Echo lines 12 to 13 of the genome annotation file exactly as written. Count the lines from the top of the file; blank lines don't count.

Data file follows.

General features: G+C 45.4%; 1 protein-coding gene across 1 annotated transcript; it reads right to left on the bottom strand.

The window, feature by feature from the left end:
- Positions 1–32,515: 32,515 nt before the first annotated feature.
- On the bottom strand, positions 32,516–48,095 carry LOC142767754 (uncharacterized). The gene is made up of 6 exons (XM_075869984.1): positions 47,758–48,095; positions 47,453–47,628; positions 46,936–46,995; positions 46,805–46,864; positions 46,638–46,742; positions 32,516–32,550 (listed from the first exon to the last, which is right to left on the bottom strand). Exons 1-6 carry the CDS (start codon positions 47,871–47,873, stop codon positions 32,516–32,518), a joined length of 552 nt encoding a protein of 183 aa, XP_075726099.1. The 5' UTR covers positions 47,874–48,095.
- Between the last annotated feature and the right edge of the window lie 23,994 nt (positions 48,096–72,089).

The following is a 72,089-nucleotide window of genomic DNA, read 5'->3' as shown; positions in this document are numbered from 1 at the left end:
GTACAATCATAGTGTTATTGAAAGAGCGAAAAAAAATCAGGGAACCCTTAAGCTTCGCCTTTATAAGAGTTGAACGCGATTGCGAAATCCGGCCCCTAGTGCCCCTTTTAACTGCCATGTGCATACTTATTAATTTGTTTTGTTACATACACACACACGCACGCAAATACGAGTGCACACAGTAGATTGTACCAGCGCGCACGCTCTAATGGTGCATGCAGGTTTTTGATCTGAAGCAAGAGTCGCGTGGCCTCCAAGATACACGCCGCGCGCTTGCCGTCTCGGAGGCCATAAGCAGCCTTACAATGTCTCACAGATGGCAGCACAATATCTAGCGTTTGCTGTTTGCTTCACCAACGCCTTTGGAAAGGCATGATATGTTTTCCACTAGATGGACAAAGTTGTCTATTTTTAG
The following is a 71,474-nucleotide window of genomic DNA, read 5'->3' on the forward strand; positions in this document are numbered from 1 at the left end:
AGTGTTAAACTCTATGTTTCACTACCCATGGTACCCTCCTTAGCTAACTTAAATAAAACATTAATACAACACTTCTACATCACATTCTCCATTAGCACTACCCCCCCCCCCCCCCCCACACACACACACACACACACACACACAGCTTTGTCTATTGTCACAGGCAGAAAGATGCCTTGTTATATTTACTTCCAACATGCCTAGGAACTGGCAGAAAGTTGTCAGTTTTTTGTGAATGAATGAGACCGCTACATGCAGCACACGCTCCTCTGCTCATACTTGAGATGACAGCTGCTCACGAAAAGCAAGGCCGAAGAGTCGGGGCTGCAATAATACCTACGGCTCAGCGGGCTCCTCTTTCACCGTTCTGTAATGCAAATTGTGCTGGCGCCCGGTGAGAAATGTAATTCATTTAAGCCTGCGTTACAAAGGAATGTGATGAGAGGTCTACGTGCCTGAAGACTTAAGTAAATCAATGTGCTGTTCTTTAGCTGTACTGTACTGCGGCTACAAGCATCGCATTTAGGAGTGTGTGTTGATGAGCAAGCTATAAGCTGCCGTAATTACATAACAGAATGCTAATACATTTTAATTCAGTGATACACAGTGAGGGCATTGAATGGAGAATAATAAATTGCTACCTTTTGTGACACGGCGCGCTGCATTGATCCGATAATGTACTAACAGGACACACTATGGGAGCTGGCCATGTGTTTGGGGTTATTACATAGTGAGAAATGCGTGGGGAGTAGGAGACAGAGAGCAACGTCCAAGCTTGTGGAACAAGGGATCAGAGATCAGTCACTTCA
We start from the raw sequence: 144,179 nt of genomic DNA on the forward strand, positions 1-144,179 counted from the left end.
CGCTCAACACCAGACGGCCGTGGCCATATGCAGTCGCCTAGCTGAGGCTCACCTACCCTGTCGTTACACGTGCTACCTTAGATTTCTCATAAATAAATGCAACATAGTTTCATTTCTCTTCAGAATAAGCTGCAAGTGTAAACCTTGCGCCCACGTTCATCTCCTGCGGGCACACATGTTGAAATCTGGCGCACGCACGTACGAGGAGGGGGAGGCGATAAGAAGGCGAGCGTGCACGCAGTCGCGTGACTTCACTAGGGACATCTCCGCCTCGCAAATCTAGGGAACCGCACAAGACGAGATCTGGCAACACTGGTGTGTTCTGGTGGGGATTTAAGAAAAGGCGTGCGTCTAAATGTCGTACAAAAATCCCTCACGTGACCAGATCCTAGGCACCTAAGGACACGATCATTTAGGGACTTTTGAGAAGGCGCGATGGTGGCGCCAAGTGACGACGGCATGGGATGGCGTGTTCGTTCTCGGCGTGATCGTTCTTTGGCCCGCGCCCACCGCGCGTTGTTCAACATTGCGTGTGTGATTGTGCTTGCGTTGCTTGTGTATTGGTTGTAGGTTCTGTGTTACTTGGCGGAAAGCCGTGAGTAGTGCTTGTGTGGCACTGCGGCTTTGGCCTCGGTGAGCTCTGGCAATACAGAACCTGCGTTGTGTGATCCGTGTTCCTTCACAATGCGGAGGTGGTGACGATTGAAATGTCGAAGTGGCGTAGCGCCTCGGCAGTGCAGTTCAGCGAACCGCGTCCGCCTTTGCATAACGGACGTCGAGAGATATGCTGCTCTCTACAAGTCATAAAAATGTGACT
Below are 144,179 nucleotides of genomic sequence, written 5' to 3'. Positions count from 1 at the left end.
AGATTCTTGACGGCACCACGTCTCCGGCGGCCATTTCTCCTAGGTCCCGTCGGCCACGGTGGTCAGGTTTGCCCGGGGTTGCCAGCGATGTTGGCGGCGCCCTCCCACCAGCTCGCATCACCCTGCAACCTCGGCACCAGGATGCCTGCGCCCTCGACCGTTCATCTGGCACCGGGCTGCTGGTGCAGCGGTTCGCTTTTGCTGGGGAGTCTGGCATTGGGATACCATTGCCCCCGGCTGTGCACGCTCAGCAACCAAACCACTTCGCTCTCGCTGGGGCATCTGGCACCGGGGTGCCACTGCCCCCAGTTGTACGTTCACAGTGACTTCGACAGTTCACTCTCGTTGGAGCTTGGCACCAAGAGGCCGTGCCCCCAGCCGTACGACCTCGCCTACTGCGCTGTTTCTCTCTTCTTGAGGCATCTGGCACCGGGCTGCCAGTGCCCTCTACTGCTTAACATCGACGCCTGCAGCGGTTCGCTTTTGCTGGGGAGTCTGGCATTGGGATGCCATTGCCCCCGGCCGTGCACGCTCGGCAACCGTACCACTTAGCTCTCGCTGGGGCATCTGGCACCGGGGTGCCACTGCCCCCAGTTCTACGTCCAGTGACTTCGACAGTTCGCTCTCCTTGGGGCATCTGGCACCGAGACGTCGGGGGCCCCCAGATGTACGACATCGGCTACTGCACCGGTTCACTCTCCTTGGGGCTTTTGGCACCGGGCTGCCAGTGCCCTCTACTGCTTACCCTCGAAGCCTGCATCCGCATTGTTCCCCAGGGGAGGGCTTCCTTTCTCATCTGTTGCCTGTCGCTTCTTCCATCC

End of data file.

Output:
Below are 144,179 nucleotides of genomic sequence, written 5' to 3'. Positions count from 1 at the left end.
AGATTCTTGACGGCACCACGTCTCCGGCGGCCATTTCTCCTAGGTCCCGTCGGCCACGGTGGTCAGGTTTGCCCGGGGTTGCCAGCGATGTTGGCGGCGCCCTCCCACCAGCTCGCATCACCCTGCAACCTCGGCACCAGGATGCCTGCGCCCTCGACCGTTCATCTGGCACCGGGCTGCTGGTGCAGCGGTTCGCTTTTGCTGGGGAGTCTGGCATTGGGATACCATTGCCCCCGGCTGTGCACGCTCAGCAACCAAACCACTTCGCTCTCGCTGGGGCATCTGGCACCGGGGTGCCACTGCCCCCAGTTGTACGTTCACAGTGACTTCGACAGTTCACTCTCGTTGGAGCTTGGCACCAAGAGGCCGTGCCCCCAGCCGTACGACCTCGCCTACTGCGCTGTTTCTCTCTTCTTGAGGCATCTGGCACCGGGCTGCCAGTGCCCTCTACTGCTTAACATCGACGCCTGCAGCGGTTCGCTTTTGCTGGGGAGTCTGGCATTGGGATGCCATTGCCCCCGGCCGTGCACGCTCGGCAACCGTACCACTTAGCTCTCGCTGGGGCATCTGGCACCGGGGTGCCACTGCCCCCAGTTCTACGTCCAGTGACTTCGACAGTTCGCTCTCCTTGGGGCATCTGGCACCGAGACGTCGGGGGCCCCCAGATGTACGACATCGGCTACTGCACCGGTTCACTCTCCTTGGGGCTTTTGGCACCGGGCTGCCAGTGCCCTCTACTGCTTACCCTCGAAGCCTGCATCCGCATTGTTCCCCAGGGGAGGGCTTCCTTTCTCATCTGTTGCCTGTCGCTTCTTCCATCC